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Simon Read [Celluloid 06.23.14] Greece scifi drama

Dimitris Bavellas's unusual and ponderous sci-fi drama is set in Athens during the outbreak of a bizarre phenomenon which sees people inexplicably fleeing the city en masse, and follows three characters as they wander around the empty streets interacting with strangers and attempting to forget their various troubles. Shot in black and white, it's a beautifully made little film which takes an admirably creative approach to a social and political commentary of the current financial crisis in Greece. Unfortunately I found it almost unwatchably slow and boring.

Runaway Day starts with a mock '60s newsreel advertising the benefits of life in Athens, showing period scenes of modernist architecture, cheerful citizens and bustling streets, before cutting to footage of the more recent riots and civil unrest which have occurred in the country, all while the narrator ironically continues to exhort the virtues of living in the "greatest city in the Balkans". We are then introduced to the central characters as they leave their respective homes and places of work, without any thought as to where they are going; they just feel the need to escape. Loukas is an unemployed and childlike slacker with mounting debts, Iossif is the world-weary creditor tasked with collecting those debts, and Maria is a wealthy but unfulfilled housewife with an unsympathetic husband. We follow this odd trio for most of the film, observing the moments where their paths almost cross as they search for meaning or fulfillment. Each of them experiences something new, whether it's visiting a seedy porno theatre, stealing a stranger's car or stripping naked in a field to connect with nature. Meanwhile, the television and radio broadcasts report that all over the county people are "running away", and the government and army are powerless to stop them.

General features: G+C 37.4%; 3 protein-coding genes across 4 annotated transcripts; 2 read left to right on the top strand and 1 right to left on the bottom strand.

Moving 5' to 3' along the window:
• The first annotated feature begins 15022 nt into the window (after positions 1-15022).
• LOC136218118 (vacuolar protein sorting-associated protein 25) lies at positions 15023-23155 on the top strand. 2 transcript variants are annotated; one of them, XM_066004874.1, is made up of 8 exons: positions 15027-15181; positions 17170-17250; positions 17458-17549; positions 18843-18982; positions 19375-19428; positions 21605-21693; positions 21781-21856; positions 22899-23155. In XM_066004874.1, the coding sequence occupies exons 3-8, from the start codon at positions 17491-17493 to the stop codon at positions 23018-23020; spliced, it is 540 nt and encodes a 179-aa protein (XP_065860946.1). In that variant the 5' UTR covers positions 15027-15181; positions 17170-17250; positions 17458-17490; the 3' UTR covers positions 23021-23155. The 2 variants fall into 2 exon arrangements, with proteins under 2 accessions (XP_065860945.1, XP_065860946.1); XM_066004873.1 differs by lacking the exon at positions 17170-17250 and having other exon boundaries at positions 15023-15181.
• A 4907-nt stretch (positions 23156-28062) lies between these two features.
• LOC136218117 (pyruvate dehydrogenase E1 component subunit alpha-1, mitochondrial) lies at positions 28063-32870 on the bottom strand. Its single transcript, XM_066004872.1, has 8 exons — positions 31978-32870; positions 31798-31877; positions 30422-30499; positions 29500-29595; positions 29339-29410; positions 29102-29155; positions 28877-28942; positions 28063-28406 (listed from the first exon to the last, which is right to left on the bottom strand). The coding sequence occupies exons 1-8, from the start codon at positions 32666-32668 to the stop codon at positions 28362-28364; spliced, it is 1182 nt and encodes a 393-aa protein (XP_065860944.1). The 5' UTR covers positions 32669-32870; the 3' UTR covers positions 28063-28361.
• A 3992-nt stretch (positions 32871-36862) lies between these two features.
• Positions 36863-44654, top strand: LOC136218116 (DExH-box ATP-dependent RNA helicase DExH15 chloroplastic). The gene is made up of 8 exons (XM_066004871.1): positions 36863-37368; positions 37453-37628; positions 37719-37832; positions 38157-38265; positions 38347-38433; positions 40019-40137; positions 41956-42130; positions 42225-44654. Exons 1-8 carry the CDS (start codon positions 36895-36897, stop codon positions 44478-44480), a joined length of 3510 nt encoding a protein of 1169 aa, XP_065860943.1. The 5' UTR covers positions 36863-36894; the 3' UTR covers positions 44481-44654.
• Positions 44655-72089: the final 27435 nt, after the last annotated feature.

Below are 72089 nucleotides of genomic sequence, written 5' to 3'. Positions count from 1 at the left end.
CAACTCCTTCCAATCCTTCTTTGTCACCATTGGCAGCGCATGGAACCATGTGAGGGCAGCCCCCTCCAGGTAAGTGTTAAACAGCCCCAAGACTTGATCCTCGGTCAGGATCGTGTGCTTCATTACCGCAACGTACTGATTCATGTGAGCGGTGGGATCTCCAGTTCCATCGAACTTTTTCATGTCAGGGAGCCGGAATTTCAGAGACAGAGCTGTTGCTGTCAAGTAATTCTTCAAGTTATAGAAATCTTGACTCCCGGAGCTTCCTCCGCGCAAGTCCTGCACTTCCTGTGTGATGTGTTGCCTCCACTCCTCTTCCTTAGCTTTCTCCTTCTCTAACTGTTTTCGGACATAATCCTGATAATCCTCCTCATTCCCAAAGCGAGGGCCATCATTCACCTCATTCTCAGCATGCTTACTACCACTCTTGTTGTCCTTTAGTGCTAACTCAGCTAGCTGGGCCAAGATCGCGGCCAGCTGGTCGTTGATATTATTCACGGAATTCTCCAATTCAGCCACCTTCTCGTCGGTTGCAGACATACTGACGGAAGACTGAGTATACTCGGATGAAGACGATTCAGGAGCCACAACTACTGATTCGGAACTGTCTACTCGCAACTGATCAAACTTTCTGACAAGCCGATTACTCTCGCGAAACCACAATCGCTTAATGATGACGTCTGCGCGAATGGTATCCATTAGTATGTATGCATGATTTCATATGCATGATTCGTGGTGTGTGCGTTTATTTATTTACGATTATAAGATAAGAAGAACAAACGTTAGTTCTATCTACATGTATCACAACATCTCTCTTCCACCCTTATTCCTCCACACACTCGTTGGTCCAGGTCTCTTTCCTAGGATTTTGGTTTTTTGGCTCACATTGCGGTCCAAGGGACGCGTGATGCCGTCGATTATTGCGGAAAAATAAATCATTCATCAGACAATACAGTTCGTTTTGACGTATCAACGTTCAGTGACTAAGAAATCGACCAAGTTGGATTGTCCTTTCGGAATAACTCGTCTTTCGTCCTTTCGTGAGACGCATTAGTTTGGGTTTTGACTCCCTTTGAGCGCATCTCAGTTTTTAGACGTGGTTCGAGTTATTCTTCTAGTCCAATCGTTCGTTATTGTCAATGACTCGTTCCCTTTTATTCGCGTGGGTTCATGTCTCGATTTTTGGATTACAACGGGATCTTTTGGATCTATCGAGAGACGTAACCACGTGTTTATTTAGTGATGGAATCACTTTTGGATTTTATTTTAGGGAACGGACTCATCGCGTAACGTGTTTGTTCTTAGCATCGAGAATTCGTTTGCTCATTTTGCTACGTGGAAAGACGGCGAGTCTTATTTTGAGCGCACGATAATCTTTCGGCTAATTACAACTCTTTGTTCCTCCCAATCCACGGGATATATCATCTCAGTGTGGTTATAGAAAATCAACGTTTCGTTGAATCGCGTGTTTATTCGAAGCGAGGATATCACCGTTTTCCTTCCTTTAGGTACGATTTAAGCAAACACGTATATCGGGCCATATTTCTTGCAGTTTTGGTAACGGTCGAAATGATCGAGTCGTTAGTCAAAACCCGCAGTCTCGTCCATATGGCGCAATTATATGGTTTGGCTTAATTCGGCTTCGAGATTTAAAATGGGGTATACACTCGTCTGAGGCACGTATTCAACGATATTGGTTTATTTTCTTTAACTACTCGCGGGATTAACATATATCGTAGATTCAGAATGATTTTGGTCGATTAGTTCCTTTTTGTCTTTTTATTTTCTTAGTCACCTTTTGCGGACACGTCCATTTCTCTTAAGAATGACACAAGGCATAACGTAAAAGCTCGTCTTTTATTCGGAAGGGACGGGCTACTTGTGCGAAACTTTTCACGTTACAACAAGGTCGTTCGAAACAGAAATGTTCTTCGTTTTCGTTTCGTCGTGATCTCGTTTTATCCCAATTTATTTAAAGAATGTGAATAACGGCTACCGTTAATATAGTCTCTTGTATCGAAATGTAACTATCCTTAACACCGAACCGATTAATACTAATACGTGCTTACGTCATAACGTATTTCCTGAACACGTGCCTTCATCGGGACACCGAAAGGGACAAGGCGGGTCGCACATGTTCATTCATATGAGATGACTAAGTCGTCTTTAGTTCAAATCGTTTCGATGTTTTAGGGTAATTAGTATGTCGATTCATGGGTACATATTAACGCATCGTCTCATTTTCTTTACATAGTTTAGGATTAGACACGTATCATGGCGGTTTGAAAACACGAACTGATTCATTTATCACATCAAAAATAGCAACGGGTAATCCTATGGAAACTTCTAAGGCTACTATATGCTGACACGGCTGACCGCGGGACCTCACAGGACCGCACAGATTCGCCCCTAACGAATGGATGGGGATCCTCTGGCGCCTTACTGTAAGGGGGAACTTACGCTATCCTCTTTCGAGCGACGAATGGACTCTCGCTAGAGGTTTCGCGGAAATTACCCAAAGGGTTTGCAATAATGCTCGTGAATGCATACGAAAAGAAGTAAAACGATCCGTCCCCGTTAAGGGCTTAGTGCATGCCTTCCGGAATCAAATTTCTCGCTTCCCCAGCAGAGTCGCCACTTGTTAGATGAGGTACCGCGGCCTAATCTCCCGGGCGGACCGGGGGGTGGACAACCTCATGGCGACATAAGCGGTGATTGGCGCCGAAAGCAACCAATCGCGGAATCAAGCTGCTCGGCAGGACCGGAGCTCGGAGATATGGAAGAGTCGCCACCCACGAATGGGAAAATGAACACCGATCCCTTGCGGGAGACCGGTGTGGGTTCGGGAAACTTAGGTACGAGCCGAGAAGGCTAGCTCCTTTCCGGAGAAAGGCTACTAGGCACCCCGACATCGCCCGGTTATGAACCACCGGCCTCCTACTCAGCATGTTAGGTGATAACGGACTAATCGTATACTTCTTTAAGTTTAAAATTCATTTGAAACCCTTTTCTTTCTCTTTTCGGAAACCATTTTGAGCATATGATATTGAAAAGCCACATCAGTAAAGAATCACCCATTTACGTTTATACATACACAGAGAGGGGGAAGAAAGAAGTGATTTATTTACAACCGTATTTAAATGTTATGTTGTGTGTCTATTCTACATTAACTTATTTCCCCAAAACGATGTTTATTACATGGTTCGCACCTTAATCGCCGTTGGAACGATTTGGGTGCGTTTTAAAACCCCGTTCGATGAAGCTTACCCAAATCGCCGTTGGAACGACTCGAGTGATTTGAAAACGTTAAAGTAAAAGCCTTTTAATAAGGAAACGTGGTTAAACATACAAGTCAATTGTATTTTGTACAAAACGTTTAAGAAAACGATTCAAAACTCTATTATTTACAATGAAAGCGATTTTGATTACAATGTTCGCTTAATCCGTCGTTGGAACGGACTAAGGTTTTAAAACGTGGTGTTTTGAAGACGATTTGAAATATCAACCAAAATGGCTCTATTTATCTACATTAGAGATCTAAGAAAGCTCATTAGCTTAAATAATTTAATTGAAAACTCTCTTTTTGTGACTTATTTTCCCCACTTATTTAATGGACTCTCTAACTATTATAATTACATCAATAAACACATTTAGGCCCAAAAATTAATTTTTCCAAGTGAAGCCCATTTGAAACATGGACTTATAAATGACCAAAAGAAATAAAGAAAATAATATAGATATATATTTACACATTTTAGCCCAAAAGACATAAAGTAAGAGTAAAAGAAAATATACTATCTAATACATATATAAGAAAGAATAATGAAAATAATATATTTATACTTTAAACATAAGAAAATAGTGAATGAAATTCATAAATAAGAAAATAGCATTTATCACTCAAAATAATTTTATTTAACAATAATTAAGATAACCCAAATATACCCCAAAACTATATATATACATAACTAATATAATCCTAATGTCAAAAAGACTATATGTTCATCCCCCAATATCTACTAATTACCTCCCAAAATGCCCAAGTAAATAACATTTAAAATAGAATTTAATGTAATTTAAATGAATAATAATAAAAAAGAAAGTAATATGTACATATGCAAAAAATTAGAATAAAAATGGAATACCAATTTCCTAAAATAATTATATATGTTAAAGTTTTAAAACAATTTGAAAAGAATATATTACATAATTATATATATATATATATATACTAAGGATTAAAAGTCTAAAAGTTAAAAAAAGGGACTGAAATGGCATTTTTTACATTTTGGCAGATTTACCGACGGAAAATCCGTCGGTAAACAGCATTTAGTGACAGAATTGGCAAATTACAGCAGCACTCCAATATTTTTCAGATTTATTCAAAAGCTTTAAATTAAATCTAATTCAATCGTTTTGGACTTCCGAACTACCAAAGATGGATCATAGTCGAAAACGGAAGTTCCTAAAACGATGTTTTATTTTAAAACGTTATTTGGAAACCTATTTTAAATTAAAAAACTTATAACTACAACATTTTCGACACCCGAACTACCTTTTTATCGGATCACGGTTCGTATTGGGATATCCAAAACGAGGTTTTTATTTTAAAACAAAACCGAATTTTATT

The film is introduced with the air of an old-fashioned sci-fi B-movie, and we suspect this epidemic will play out in zombie plague style as the characters' strange reactions suggest something otherworldly is happening. Runaway Day quickly establishes itself as something altogether more meditative though, as the central characters seem dully oblivious to the problem. Bavellas doesn't show us much in the way of actual chaos or carnage; apart from the news reports, which are read by an amusingly angry and confrontational presenter, we only see occasional and brief shots of citizens running out of their offices, through the streets and over bridges. The protagonists meanwhile simply stumble about in a slight daze. Loukas is victimised by an angry pedestrian who mistakes him for a thief, Maria decides to see what happens when she doesn't pay for a coffee, and is chased down the street by a distressed waiter before wandering the corridors of a derelict building, and Iossif drives around the city before finally confronting his oldest debtor with a compromise. The whole affair has a kind of Godard or Fellini type feel to it, as it's virtually free of narrative and the dialogue is perfunctory and sparse.

The overall effect of the film's rambling story, cutting as it does between episodes in each character's journey, is an agonisingly glacial pace without any hint of momentum or purpose or resolution. The festival guide (unreliable as always) hints that this is an anarchic, surf-rock inflected homage to '50s sci-fi, which was why I wanted to see it, but on checking my watch when I assumed the film was almost finished I was horrified to see that it was not even halfway through. I slid off my seat and lay on the floor in a foetal position for five minutes before deciding to man-up and stay to the end.

To give Bevellas (also credited as writer) his due, Runaway Day looks lovely. It's well shot, the camera work is consistently inventive and the scenes of deserted subway stations and empty streets are pleasingly eerie. There are one or two amusing moments and several striking images on display, and the film does end with a curiously upbeat little tableau as the characters congregate in a square where a small crowd has come to a halt in order to watch an impromptu rock concert take place. Make of that what you will.

I could not help thinking about how precious life is, not due to anything in the film, but because I had so much time during the screening to consider the fact that I was alive and breathing and at some point I will not be. When a film reduces you to such a monumental level of existential depression, it's perhaps best to admit that it has defeated you, and it's time to run away.

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